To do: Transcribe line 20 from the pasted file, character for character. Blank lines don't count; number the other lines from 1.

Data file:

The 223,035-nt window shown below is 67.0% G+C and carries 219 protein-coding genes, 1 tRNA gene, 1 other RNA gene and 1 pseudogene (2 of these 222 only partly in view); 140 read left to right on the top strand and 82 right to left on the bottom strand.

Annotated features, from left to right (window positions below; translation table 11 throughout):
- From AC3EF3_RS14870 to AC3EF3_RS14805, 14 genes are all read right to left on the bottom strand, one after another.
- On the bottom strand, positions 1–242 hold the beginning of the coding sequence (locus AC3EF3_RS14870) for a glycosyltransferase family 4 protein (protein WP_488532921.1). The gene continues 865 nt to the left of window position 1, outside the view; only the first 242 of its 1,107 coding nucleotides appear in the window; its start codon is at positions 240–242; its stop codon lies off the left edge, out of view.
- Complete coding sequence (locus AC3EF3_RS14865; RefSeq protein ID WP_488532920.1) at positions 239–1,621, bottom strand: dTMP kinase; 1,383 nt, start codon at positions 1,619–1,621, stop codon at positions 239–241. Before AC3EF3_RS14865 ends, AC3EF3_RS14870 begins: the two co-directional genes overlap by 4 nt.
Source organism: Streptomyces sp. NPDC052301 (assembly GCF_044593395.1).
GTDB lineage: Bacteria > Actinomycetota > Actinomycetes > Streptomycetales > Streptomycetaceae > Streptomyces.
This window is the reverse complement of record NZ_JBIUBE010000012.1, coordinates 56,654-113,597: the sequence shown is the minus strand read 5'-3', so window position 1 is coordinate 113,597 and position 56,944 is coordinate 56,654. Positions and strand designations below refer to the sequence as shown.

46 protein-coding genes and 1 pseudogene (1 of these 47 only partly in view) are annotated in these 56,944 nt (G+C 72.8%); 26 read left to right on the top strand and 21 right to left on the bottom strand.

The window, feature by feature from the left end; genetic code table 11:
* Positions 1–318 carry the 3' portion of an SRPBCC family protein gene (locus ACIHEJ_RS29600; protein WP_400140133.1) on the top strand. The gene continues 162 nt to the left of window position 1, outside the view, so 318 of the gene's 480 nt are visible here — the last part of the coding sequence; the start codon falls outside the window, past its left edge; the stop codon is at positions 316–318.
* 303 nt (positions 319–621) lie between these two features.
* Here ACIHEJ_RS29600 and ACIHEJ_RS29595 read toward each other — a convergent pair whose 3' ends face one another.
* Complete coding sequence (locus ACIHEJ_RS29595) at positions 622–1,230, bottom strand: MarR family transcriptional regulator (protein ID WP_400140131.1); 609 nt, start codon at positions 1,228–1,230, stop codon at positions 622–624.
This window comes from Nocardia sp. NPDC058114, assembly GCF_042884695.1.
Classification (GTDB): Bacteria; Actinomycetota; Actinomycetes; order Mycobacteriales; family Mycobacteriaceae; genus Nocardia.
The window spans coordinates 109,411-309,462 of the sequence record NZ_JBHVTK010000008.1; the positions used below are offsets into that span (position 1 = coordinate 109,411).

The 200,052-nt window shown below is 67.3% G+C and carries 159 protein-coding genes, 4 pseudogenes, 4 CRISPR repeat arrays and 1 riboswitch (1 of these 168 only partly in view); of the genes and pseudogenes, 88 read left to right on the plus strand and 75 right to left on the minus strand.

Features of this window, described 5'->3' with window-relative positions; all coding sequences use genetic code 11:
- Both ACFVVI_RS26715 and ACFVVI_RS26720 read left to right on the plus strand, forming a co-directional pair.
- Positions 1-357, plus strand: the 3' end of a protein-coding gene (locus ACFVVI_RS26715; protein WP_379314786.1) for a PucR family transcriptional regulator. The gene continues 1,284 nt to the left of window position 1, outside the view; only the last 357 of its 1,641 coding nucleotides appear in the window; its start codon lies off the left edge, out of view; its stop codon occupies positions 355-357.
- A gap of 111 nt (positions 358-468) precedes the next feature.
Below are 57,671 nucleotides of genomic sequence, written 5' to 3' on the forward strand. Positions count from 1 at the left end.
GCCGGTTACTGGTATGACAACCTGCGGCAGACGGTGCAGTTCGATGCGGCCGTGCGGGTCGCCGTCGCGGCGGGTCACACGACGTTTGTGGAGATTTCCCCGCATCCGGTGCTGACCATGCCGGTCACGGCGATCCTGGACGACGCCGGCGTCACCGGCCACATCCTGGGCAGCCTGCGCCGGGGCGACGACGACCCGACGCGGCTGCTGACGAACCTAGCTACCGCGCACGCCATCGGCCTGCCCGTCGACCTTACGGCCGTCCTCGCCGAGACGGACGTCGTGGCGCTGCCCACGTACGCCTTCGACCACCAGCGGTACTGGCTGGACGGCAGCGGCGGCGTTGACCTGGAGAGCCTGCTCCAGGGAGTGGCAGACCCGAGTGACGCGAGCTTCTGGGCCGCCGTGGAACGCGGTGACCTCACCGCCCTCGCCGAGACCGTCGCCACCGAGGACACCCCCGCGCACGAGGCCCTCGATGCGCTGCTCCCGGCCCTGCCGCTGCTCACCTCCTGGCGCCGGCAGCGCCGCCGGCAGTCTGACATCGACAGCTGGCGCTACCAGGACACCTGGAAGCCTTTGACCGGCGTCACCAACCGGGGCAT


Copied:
- Both ACFVVI_RS26715 and ACFVVI_RS26720 read left to right on the plus strand, forming a co-directional pair.